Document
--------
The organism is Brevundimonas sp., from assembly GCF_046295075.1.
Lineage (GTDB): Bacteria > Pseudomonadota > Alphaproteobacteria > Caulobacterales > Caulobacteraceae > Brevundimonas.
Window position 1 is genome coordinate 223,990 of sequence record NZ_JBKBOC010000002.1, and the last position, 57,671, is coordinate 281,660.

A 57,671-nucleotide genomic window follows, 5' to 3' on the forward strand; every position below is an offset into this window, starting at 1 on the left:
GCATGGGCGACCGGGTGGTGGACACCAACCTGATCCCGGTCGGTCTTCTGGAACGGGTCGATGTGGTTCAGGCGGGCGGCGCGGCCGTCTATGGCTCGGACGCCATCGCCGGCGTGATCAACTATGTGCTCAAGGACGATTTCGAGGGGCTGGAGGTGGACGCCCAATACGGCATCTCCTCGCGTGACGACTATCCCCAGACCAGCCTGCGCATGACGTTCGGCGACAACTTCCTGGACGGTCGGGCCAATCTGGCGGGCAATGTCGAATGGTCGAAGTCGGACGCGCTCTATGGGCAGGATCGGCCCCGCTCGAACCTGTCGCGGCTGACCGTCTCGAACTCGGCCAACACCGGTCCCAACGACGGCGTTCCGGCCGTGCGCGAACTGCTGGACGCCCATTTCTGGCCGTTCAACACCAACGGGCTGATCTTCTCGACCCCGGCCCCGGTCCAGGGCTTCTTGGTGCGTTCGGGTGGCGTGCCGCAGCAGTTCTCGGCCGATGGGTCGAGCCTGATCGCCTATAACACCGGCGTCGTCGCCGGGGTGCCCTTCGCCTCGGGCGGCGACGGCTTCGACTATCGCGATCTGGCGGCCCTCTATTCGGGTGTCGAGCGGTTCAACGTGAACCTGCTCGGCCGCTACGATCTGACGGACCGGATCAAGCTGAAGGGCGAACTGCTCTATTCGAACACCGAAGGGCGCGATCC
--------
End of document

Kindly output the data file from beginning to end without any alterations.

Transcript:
The organism is Brevundimonas sp., from assembly GCF_046295075.1.
Lineage (GTDB): Bacteria > Pseudomonadota > Alphaproteobacteria > Caulobacterales > Caulobacteraceae > Brevundimonas.
Window position 1 is genome coordinate 223,990 of sequence record NZ_JBKBOC010000002.1, and the last position, 57,671, is coordinate 281,660.

A 57,671-nucleotide genomic window follows, 5' to 3' on the forward strand; every position below is an offset into this window, starting at 1 on the left:
GCATGGGCGACCGGGTGGTGGACACCAACCTGATCCCGGTCGGTCTTCTGGAACGGGTCGATGTGGTTCAGGCGGGCGGCGCGGCCGTCTATGGCTCGGACGCCATCGCCGGCGTGATCAACTATGTGCTCAAGGACGATTTCGAGGGGCTGGAGGTGGACGCCCAATACGGCATCTCCTCGCGTGACGACTATCCCCAGACCAGCCTGCGCATGACGTTCGGCGACAACTTCCTGGACGGTCGGGCCAATCTGGCGGGCAATGTCGAATGGTCGAAGTCGGACGCGCTCTATGGGCAGGATCGGCCCCGCTCGAACCTGTCGCGGCTGACCGTCTCGAACTCGGCCAACACCGGTCCCAACGACGGCGTTCCGGCCGTGCGCGAACTGCTGGACGCCCATTTCTGGCCGTTCAACACCAACGGGCTGATCTTCTCGACCCCGGCCCCGGTCCAGGGCTTCTTGGTGCGTTCGGGTGGCGTGCCGCAGCAGTTCTCGGCCGATGGGTCGAGCCTGATCGCCTATAACACCGGCGTCGTCGCCGGGGTGCCCTTCGCCTCGGGCGGCGACGGCTTCGACTATCGCGATCTGGCGGCCCTCTATTCGGGTGTCGAGCGGTTCAACGTGAACCTGCTCGGCCGCTACGATCTGACGGACCGGATCAAGCTGAAGGGCGAACTGCTCTATTCGAACACCGAAGGGCGCGATCC